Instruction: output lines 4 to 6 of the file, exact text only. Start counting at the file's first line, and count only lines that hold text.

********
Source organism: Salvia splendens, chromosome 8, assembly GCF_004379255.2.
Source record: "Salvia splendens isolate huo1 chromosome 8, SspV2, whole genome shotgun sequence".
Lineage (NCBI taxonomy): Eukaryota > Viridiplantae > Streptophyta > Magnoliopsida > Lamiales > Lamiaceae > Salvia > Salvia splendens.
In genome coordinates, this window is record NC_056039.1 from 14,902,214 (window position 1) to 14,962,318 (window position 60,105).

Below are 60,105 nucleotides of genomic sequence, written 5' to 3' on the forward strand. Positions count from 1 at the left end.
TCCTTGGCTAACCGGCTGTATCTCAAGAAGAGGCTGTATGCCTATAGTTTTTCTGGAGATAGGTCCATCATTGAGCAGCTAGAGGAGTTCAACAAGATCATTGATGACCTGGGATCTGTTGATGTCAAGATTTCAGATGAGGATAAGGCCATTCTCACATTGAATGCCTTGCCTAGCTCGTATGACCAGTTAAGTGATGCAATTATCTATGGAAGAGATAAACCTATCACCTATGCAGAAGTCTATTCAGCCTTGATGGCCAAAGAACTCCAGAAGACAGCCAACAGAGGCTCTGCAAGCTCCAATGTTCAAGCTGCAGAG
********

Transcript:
In genome coordinates, this window is record NC_056039.1 from 14,902,214 (window position 1) to 14,962,318 (window position 60,105).

Below are 60,105 nucleotides of genomic sequence, written 5' to 3' on the forward strand. Positions count from 1 at the left end.
TCCTTGGCTAACCGGCTGTATCTCAAGAAGAGGCTGTATGCCTATAGTTTTTCTGGAGATAGGTCCATCATTGAGCAGCTAGAGGAGTTCAACAAGATCATTGATGACCTGGGATCTGTTGATGTCAAGATTTCAGATGAGGATAAGGCCATTCTCACATTGAATGCCTTGCCTAGCTCGTATGACCAGTTAAGTGATGCAATTATCTATGGAAGAGATAAACCTATCACCTATGCAGAAGTCTATTCAGCCTTGATGGCCAAAGAACTCCAGAAGACAGCCAACAGAGGCTCTGCAAGCTCCAATGTTCAAGCTGCAGAG